On June 23, 2014, the California Supreme Court, ruling 6-1, issued its highly anticipated ruling in Iskanian v. CLS Transportation Los Angeles, LLC, No. S204032, holding that arbitration agreements with mandatory class waivers are generally enforceable in light of the landmark U.S. Supreme Court ruling, AT&T Mobility v. Concepcion, 563 U.S. 321 (2011). The court carved out an exception, however, for actions brought under California’s Private Attorneys General Act (“PAGA”).
The plaintiff, Arshavir Iskanian, a chauffeur for limousine company CLS Transportation, signed an arbitration agreement that included a waiver of the right to bring employment-related disputes on a class or representative basis. In 2006, Iskanian filed a class action and representative suit under PAGA, alleging violations of the Labor Code. CLS Transportation moved to compel individual arbitration and enforce the class and representative action waiver.
Class Action Waivers—The Demise of Gentry
The Iskanian opinion, written by Justice Goodwin Liu, held that a state’s refusal to enforce a class action waiver on grounds of public policy or unconscionability is preempted by the Federal Arbitration Act (“FAA”). With this ruling, the California Supreme Court reversed its prior holding to the contrary in Gentry v. Superior Court, 42 Cal.4th 443 (2007), which invalidated class action waivers in arbitration agreements in most wage and hour matters.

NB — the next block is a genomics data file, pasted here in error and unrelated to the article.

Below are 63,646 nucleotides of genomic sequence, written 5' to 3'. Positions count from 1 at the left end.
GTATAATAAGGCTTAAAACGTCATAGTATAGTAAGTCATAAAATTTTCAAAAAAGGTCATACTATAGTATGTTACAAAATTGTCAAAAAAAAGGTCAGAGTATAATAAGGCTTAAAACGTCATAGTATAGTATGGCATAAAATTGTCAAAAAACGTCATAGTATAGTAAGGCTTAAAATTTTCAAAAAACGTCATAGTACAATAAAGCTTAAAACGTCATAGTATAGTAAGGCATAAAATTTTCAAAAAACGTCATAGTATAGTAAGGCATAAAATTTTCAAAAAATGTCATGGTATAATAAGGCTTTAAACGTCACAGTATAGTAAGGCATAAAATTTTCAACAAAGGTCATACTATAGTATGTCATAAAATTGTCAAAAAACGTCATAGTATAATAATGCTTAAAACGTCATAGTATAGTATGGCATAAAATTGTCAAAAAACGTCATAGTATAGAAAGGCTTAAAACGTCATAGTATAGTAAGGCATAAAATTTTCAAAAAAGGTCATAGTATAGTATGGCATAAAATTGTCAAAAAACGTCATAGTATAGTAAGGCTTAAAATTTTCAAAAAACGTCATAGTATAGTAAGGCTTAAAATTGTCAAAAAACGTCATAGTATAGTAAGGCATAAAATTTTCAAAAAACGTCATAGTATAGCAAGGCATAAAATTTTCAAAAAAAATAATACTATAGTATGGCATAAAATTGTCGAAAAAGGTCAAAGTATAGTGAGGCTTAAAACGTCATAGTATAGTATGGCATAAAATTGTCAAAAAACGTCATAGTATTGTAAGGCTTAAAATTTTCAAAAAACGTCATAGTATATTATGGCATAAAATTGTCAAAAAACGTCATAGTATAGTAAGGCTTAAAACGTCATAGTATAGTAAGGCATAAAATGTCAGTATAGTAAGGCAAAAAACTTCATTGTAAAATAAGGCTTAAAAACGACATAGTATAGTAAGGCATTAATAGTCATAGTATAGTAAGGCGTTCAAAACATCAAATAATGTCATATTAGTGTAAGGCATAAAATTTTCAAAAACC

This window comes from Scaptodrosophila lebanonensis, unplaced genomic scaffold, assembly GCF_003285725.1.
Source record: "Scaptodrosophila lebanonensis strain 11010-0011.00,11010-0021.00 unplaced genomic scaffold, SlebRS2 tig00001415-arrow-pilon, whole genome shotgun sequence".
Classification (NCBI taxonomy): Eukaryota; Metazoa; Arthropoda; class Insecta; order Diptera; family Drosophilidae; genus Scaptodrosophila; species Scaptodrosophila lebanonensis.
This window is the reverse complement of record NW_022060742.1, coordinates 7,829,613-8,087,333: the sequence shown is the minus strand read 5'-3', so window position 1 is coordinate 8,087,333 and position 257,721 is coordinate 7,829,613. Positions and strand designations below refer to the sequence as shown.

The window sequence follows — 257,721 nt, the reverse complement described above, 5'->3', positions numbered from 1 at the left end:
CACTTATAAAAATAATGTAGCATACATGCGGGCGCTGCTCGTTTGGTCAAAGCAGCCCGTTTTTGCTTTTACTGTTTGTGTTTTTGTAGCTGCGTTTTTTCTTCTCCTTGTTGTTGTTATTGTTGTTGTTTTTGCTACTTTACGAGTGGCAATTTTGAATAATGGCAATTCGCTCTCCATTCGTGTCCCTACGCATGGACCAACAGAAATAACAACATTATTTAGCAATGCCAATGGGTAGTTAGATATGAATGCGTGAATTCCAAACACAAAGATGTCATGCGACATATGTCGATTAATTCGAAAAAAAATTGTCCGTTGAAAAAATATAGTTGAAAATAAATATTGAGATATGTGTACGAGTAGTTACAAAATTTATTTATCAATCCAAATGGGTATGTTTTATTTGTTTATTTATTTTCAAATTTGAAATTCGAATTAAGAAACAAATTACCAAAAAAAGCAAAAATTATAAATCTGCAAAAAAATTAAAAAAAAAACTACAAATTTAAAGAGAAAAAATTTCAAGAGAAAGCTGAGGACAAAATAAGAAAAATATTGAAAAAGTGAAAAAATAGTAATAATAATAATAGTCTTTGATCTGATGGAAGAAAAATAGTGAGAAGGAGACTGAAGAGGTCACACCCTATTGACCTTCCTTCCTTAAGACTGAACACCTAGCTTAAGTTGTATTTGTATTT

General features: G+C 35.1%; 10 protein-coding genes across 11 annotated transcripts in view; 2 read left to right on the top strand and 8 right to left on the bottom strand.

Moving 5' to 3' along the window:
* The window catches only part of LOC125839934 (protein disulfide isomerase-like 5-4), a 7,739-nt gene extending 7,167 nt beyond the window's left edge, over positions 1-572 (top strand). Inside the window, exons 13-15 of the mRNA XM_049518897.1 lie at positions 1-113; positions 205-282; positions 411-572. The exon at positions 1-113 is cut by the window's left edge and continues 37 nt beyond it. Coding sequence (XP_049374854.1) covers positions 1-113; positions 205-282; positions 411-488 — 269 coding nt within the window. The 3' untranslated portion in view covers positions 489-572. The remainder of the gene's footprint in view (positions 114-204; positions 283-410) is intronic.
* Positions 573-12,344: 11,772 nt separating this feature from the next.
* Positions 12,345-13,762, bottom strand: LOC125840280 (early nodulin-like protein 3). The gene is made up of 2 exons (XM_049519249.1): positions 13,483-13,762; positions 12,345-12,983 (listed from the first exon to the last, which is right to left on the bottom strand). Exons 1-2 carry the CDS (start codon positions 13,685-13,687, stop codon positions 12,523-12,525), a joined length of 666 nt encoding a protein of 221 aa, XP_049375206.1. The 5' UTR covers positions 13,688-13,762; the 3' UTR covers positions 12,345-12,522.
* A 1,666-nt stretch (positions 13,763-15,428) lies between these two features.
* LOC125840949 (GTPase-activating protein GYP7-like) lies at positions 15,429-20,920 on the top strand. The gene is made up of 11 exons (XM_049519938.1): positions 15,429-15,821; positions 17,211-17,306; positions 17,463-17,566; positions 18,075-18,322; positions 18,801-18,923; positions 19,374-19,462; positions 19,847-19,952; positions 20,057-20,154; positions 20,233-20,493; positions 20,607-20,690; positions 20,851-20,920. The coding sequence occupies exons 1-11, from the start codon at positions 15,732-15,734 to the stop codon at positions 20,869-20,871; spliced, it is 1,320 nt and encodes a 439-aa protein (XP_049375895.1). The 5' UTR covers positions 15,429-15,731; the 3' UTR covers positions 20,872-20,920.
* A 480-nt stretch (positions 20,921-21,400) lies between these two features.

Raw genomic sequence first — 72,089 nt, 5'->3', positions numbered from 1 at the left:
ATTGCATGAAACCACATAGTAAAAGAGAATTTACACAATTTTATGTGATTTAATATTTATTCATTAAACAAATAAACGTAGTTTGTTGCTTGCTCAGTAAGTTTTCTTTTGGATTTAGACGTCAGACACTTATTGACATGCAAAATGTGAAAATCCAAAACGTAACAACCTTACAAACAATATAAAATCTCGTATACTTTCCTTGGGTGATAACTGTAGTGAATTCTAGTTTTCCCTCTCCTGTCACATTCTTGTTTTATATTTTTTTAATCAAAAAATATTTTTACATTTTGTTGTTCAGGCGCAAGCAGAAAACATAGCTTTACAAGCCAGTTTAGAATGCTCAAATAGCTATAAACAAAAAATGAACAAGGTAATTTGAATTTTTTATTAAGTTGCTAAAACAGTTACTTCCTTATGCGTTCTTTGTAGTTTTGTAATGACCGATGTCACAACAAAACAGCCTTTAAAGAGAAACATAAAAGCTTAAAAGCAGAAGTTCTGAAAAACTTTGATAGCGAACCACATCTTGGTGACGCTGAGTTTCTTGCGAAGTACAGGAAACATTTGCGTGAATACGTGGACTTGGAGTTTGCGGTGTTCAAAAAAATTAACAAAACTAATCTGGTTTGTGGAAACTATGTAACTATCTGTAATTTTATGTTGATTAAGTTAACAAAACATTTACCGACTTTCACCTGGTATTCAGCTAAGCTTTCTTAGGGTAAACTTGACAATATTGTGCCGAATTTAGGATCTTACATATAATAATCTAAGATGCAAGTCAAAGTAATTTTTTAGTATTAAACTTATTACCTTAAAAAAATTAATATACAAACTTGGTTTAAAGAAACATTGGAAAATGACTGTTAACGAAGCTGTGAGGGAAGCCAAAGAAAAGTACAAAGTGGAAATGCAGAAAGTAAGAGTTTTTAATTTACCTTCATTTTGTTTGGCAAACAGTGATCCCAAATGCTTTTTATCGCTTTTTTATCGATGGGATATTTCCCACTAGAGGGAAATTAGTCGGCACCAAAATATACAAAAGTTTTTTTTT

The court noted that Gentry was abrogated by the 2011 U.S. Supreme Court case Concepcion, which held that state law rules against such waivers are preempted by federal law if they interfere with fundamental attributes of arbitration. The court preserved its rule in Sonic-Calabasas A, Inc. v. Moreno, 57 Cal.4th 1109 (2013) (Sonic II), however, holding that courts may find arbitration agreements unconscionable and invalid if they do not provide protections similar to the wage claim statute, such as fee shifting and mandatory undertaking.
PAGA Still In Play
Significantly, the Iskanian court also carved out an exception to its ruling, holding that employees of CLS Transportation can pursue claims for penalties against the employer as a representative action under PAGA. PAGA allows an employee to sue as the proxy for the state’s labor law enforcement agencies. Under PAGA, the employee-plaintiff can recover civil penalties that otherwise would have been assessed and collected by California’s Labor Workforce Development Agency.
The Iskanian opinion further noted that state law precludes waivers of the right to bring PAGA actions and that a PAGA lawsuit is not a purely private dispute that would be preempted by the FAA. The court explained that “a PAGA claim lies outside of FAA’s coverage because it is not a dispute between an employer and an employee arising out of their contractual relationship. It is a dispute between an employer and the state, which alleges directly or through its agents — either the Labor and Workforce Development Agency or aggrieved employees — that the employer has violated the Labor Code.”
The court further found that a prohibition of representative claims “frustrates the PAGA’s objectives,” and agreed with a court of appeal that observed that a “single-claimant arbitration under the PAGA for individual penalties will not result in the